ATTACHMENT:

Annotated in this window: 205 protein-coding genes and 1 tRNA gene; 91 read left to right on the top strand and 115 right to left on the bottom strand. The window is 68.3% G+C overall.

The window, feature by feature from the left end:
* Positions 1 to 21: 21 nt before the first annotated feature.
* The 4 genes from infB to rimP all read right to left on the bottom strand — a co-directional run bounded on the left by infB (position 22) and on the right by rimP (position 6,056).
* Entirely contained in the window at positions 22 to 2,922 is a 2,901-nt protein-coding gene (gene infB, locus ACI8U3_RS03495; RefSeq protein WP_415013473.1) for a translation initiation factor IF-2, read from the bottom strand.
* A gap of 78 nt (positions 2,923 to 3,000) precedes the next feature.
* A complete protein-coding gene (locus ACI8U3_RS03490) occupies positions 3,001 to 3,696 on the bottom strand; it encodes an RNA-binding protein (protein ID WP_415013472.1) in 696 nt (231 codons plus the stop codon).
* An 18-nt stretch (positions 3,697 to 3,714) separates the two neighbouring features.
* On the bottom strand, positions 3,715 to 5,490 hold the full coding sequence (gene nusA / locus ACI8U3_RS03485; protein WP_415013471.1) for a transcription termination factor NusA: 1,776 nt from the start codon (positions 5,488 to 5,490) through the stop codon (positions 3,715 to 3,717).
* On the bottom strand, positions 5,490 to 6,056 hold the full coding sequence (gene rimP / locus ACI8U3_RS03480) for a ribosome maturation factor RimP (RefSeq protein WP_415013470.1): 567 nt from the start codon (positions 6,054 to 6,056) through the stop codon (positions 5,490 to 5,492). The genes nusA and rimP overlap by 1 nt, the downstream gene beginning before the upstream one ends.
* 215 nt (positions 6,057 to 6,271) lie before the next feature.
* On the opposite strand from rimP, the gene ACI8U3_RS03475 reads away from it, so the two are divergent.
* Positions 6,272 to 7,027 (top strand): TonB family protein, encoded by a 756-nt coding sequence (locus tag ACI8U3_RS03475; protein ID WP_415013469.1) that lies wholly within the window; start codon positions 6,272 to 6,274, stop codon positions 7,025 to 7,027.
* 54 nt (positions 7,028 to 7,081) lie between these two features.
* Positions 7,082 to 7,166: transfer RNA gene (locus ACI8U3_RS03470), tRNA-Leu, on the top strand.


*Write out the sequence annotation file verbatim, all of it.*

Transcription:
Annotated in this window: 205 protein-coding genes and 1 tRNA gene; 91 read left to right on the top strand and 115 right to left on the bottom strand. The window is 68.3% G+C overall.

The window, feature by feature from the left end:
* Positions 1 to 21: 21 nt before the first annotated feature.
* The 4 genes from infB to rimP all read right to left on the bottom strand — a co-directional run bounded on the left by infB (position 22) and on the right by rimP (position 6,056).
* Entirely contained in the window at positions 22 to 2,922 is a 2,901-nt protein-coding gene (gene infB, locus ACI8U3_RS03495; RefSeq protein WP_415013473.1) for a translation initiation factor IF-2, read from the bottom strand.
* A gap of 78 nt (positions 2,923 to 3,000) precedes the next feature.
* A complete protein-coding gene (locus ACI8U3_RS03490) occupies positions 3,001 to 3,696 on the bottom strand; it encodes an RNA-binding protein (protein ID WP_415013472.1) in 696 nt (231 codons plus the stop codon).
* An 18-nt stretch (positions 3,697 to 3,714) separates the two neighbouring features.
* On the bottom strand, positions 3,715 to 5,490 hold the full coding sequence (gene nusA / locus ACI8U3_RS03485; protein WP_415013471.1) for a transcription termination factor NusA: 1,776 nt from the start codon (positions 5,488 to 5,490) through the stop codon (positions 3,715 to 3,717).
* On the bottom strand, positions 5,490 to 6,056 hold the full coding sequence (gene rimP / locus ACI8U3_RS03480) for a ribosome maturation factor RimP (RefSeq protein WP_415013470.1): 567 nt from the start codon (positions 6,054 to 6,056) through the stop codon (positions 5,490 to 5,492). The genes nusA and rimP overlap by 1 nt, the downstream gene beginning before the upstream one ends.
* 215 nt (positions 6,057 to 6,271) lie before the next feature.
* On the opposite strand from rimP, the gene ACI8U3_RS03475 reads away from it, so the two are divergent.
* Positions 6,272 to 7,027 (top strand): TonB family protein, encoded by a 756-nt coding sequence (locus tag ACI8U3_RS03475; protein ID WP_415013469.1) that lies wholly within the window; start codon positions 6,272 to 6,274, stop codon positions 7,025 to 7,027.
* 54 nt (positions 7,028 to 7,081) lie between these two features.
* Positions 7,082 to 7,166: transfer RNA gene (locus ACI8U3_RS03470), tRNA-Leu, on the top strand.